The result has been predictable: the left (and some of his opponents) are accusing Romney of exemplifying predatory capitalism that destroys firms, jobs, and lives, while the right defends his work as creative destruction. What's the truth?
First, the particulars. From the WSJ:
Amid anecdotal evidence on both sides, the full record has largely escaped a close look, because so many transactions are involved. The Wall Street Journal, aiming for a comprehensive assessment, examined 77 businesses Bain invested in while Mr. Romney led the firm from its 1984 start until early 1999, to see how they fared during Bain's involvement and shortly afterward.I think you can tell two stories from this data--and without looking at each individual case in depth, it's really hard to tell which story is right.
Among the findings: 22% either filed for bankruptcy reorganization or closed their doors by the end of the eighth year after Bain first invested, sometimes with substantial job losses. An additional 8% ran into so much trouble that all of the money Bain invested was lost.
Another finding was that Bain produced stellar returns for its investors--yet the bulk of these came from just a small number of its investments. Ten deals produced more than 70% of the dollar gains.
Some of those companies, too, later ran into trouble. Of the 10 businesses on which Bain investors scored their biggest gains, four later landed in bankruptcy court.
Certainly, there are private equity deals--and maybe firms--that don't add social value. They cash out existing shareholders by burdening the company with a lot of debt, and then either take the company public again or take it into bankruptcy. I've heard it suggested that to the extent these deals unlock value, they do so by getting cooperation from management insiders--which sounds suspiciously like either "collusion" or "bribing them to do their jobs".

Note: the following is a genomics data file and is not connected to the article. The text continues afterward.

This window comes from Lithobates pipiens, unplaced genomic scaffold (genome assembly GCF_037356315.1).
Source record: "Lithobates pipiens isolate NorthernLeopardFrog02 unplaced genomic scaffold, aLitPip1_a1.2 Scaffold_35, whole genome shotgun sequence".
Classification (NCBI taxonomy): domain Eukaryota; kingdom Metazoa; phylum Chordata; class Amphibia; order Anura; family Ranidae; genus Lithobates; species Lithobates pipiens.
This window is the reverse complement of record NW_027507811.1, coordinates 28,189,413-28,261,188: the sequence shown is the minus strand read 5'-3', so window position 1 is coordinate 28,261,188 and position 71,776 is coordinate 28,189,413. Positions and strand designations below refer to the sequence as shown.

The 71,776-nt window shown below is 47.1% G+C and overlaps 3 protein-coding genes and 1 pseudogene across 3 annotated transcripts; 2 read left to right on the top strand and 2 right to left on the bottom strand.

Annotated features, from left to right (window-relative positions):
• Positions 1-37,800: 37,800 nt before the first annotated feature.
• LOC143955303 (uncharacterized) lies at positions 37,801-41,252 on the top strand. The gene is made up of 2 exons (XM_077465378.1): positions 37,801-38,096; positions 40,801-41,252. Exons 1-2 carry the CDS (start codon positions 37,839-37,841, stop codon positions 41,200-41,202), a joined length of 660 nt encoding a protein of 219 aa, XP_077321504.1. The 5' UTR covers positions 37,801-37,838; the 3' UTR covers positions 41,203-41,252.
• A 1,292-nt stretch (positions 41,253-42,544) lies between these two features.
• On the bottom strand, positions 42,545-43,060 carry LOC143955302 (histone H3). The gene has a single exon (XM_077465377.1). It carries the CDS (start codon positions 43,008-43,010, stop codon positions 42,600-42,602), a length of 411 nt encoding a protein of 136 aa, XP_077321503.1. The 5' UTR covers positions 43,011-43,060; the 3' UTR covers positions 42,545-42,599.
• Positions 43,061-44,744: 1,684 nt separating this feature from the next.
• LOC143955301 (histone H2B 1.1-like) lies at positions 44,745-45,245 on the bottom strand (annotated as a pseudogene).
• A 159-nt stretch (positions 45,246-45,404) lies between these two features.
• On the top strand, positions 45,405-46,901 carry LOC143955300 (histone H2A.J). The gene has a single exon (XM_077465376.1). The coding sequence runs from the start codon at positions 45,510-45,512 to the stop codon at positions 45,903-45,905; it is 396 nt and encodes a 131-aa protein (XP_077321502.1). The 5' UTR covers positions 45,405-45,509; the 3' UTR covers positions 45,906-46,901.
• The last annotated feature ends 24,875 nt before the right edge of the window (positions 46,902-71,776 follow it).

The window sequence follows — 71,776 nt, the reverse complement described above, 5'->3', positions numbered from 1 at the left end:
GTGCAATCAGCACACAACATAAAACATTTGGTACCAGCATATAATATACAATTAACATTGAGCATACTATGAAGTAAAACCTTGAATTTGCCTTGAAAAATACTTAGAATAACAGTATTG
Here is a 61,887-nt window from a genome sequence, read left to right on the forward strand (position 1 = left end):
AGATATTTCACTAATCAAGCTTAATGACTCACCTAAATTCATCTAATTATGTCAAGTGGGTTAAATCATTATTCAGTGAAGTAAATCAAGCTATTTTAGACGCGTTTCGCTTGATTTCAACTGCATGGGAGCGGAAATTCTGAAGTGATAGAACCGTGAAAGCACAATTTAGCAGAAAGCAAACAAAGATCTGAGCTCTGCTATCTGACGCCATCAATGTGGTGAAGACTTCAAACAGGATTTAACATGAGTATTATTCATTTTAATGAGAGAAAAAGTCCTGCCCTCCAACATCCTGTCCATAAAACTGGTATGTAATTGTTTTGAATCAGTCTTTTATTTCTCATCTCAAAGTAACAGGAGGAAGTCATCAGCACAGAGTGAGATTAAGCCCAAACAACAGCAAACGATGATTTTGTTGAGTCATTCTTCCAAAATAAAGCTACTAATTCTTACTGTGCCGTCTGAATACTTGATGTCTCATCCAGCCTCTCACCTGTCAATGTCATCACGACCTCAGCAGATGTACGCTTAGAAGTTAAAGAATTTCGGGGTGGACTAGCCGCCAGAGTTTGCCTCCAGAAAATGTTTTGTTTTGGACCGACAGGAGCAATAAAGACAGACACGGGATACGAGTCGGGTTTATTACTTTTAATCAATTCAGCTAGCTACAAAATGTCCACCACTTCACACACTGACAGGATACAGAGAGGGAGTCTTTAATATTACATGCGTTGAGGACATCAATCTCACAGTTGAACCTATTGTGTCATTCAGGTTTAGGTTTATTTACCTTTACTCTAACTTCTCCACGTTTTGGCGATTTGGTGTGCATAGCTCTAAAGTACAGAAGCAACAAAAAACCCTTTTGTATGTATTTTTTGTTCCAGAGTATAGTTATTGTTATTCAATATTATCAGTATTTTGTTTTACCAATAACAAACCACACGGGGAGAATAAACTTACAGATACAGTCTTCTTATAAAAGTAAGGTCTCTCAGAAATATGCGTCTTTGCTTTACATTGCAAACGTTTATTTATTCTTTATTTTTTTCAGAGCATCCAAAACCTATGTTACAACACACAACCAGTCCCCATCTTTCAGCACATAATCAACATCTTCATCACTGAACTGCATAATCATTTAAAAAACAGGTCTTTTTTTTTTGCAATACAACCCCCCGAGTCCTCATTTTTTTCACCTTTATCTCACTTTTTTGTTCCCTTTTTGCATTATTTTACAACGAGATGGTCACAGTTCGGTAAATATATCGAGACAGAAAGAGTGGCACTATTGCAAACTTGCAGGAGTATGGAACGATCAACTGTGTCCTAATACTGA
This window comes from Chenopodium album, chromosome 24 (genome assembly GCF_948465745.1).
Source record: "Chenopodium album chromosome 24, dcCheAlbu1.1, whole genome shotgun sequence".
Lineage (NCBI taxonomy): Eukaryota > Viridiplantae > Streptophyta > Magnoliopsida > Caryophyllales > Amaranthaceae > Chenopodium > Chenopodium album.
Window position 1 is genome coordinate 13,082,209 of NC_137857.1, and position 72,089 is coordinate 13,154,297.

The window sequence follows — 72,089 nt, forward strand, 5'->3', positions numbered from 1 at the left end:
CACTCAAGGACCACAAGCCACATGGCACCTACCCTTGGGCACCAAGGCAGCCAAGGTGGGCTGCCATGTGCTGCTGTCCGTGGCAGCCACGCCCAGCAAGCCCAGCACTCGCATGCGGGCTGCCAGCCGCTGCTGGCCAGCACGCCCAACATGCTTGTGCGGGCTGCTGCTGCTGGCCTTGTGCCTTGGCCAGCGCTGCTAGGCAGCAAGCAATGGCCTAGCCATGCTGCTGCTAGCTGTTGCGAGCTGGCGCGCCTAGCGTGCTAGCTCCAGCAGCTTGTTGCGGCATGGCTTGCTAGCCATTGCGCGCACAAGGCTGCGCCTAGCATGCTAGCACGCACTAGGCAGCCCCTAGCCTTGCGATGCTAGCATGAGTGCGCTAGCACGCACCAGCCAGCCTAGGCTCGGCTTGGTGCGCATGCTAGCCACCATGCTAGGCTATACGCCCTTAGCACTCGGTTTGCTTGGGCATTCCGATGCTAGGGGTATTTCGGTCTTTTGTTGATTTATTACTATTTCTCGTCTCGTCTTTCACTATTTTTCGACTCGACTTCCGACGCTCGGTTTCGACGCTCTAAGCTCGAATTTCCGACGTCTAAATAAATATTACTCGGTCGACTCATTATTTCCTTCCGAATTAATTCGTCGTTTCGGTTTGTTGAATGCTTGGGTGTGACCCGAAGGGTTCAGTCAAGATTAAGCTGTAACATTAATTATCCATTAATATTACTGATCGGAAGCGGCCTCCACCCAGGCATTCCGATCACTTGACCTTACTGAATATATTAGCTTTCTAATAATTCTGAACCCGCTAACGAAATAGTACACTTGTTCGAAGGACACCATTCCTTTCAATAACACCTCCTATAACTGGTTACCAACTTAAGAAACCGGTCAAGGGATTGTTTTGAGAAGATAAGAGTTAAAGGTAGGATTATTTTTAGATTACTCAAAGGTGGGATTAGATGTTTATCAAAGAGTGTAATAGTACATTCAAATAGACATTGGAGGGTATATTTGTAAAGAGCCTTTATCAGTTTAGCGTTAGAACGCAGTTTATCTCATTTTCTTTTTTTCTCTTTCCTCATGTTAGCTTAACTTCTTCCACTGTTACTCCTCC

On the other hand, private equity deals can shake loose dysfunctional managements that have been systematically running the company into the ground, provide capital and management advice to struggling firms, or give fledgeling companies the push they need to soar.
Either of these stories works with the facts laid out by the Journal. There's a broad spectrum of private equity strategies, from pure cash-flow plays that sell off underperforming assets, to something more akin to a corporate turnaround specialist. Bain is closer to the latter than the former--their "special sauce" is that they have a sort of consulting approach to financial problems (and often, the cream of Bain Consulting's talent, from which they recruit heavily.)
Turnaround situations, and new firms--both of which Bain says it focuses on--probably have a higher failure rate than "sell off an obviously undervalued asset" or "fix a simple cash flow problem". Which could also explain a high failure rate. It's probably a somewhat simpler operation to predict whether you can sell off a division, than whether you can revamp the product line to make it sell to the tween segment.
Largely, I expect people are going to believe what they want to believe; if you're invested in the notion that finance is useless and predatory, you'll see Romney as a predator; if you valorize markets and business, you'll tend to see Bain's record as admirable.
Me, I don't know. Pending more information, I'm suspending judgement.
This article available online at: